Sunday, 16 December 2012

A month of thankfulness

The title of this post might seem a little strange, given that some of the things I'm going to talk about are not things that, at first sight, one might be thankful for. It's been a month of highs and lows, joys and stress, conflict and love. At any rate it's certainly been a memorable time to cap a memorable year. And that alone gives me plenty of reason to be thankful.

There are basically three reasons why I've been quiet for a while. Firstly, in mid-November I went on my first proper holiday since I came to India: two weeks in Nepal, including an eight day trip rafting down 170 miles of the Sun Kosi river. Secondly, while I was in Nepal my grandma passed away, so I flew back to Delhi early and got on a flight to the UK to attend her funeral in Bristol. Finally, my return to work after a longer-than-expected absence coincided with the conclusion of two major projects, including publication of our key report for the year, which has meant that the usual pre-Christmas wind-down this year has been anything but.

So thankful? Yes, my main emotion as I come to the end of this emotional month is thankfulness. I feel I don't spend enough time being grateful for what I have and the people in my life. This month has brought it home to me.

To start with the most obvious reason for gratitude: an extraordinary trip to Nepal. I'm sure I don't have to explain to you why I feel thankful to have such opportunities in my life (and particularly to be able to go on such a trip after a one hour flight, as opposed to the long slog from the UK that my fellow-rafters faced). I'll hopefully put up a post dedicated to Nepal in the near future - it was wonderful, and if I write about it in detail here it will take over this post.

For now, though, I'll just say that one of the best things about the trip was spending a full eight days without access to the internet or telephone. I was pretty nervous about this beforehand. I've spent the last 18 months building up a new initiative and a new team within my organisation, and I'd never been out of contact for longer than a flight journey from Delhi to London before. It felt rather like I was handing over my baby to someone else for the first time. And I've become quite tech-dependent in India, particularly the internet which has been my main means of keeping in contact with my family and friends back home and elsewhere.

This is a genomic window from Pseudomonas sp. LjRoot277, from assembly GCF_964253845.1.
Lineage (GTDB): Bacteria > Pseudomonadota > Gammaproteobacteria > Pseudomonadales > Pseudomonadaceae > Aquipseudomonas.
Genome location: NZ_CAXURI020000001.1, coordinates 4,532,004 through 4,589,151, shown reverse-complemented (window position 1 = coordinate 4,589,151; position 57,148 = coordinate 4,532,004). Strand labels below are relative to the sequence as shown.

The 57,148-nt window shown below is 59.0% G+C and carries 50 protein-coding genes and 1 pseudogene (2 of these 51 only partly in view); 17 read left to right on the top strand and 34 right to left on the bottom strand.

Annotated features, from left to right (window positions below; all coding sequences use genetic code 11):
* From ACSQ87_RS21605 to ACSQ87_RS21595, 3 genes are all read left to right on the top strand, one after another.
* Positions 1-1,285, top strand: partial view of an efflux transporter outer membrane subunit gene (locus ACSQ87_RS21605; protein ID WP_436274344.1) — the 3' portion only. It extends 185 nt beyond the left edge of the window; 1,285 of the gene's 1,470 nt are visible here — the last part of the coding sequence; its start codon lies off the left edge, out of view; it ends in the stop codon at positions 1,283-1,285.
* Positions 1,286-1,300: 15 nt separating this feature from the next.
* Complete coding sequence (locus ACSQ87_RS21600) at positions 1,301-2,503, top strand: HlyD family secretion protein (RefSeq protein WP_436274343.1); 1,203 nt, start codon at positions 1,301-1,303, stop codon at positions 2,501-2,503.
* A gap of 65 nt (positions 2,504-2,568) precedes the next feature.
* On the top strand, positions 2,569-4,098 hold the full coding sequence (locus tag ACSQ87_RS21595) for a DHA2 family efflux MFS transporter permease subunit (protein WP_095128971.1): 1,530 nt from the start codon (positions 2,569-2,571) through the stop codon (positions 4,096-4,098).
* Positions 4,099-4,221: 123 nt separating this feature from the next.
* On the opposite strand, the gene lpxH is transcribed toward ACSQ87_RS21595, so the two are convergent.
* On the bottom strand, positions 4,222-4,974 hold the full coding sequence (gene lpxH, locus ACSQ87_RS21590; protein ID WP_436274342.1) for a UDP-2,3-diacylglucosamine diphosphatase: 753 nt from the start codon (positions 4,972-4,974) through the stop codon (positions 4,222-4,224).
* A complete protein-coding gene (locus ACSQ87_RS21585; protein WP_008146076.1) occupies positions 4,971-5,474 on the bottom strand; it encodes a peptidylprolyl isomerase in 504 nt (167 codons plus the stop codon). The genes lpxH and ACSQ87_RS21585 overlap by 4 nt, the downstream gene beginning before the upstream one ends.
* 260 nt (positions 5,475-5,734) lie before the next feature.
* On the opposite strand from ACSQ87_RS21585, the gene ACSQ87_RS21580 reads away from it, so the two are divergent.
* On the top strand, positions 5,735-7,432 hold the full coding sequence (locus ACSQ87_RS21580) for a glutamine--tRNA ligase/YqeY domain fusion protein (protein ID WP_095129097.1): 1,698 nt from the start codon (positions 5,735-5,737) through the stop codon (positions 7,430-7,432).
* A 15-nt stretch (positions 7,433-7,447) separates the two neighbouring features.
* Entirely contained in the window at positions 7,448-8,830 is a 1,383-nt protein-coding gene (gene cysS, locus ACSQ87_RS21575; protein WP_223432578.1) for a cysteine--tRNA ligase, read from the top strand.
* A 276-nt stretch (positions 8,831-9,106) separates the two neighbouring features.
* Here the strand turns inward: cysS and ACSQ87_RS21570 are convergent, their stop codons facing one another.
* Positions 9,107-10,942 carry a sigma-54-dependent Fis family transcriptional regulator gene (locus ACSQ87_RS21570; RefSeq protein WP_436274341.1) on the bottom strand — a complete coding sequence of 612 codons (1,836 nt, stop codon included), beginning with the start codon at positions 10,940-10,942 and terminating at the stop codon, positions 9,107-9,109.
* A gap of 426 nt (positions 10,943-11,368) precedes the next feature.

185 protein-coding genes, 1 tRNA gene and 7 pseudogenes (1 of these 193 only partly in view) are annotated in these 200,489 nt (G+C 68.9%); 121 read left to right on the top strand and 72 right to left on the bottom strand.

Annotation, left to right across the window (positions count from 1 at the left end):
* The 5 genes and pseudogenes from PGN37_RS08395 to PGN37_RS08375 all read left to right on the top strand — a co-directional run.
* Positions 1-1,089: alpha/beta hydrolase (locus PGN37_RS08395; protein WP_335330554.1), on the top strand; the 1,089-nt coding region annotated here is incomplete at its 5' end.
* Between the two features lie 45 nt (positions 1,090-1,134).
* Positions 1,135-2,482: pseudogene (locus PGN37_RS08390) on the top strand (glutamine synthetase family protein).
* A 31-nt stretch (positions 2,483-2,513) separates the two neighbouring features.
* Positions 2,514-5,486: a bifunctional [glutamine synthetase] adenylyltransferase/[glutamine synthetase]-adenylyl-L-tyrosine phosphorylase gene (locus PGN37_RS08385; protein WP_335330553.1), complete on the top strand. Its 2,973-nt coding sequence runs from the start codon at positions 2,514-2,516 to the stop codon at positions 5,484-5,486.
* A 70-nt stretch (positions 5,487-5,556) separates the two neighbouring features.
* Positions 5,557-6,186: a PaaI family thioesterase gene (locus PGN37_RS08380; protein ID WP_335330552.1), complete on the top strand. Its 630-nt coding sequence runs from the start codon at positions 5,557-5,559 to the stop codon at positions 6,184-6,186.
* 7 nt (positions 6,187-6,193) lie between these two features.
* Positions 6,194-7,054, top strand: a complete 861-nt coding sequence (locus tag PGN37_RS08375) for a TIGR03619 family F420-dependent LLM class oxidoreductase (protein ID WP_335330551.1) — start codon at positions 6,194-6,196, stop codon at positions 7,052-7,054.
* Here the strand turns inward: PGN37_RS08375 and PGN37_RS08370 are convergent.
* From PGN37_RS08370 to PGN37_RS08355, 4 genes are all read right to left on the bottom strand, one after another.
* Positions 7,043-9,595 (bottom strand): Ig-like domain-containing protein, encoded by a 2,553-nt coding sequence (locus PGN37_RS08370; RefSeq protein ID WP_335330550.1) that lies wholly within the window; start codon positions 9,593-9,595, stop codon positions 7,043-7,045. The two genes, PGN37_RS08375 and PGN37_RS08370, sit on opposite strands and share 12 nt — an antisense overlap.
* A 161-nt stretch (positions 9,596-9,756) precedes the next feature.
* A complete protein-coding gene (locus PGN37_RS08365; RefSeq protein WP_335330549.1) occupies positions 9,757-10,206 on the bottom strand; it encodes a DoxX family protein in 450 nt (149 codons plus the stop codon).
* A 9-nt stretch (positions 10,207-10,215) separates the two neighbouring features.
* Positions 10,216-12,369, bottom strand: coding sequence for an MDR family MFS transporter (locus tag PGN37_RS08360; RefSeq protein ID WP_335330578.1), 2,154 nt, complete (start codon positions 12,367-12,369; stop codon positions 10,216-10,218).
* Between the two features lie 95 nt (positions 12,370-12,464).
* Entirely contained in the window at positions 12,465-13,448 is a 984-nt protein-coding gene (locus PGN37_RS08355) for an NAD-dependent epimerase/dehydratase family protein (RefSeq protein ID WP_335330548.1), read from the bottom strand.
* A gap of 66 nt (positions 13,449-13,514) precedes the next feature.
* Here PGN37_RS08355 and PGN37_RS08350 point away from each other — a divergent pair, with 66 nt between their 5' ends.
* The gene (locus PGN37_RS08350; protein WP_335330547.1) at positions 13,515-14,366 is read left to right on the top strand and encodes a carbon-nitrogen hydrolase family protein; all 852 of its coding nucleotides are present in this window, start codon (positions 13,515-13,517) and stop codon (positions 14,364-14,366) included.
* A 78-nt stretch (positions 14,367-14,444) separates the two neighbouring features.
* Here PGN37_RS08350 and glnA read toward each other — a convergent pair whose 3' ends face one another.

As it turned out, those eight days were eight days of tech-free bliss. It made me realise quite how screen-addicted I have become in the last couple of years. I've always used computers for work, but since in Delhi they have come to play an ever bigger part in my life outside work too. And my regular visits to HMV at Heathrow Airport have ensure that even though I don't have a TV connection at home, that screen also regularly features in my day. I don't really want to think about how many hours a day I spend looking at a screen, even though I deliberately avoided getting a smartphone here precisely because I didn't want to become completely square-eyed.

In the absence of the ubiquitous screens that dominate modern life, I had to find other things to look at. Like these things:

As you can see, we camped every night on beaches alongside the river. Luxurious it wasn't, but beautiful and tranquil it certainly was. And I didn't miss my phone or my computer one little bit.

My second reason to be thankful: my grandma. It may seem odd to say that my biggest emotion after the death of someone I loved dearly is gratitude. That certainly wasn't my initial reaction: she played a huge part in my life and I will miss her enormously. It wasn't until I attended the service of thanksgiving for her life, where I gave the eulogy along with my mum, that I realised that I was indeed thankful.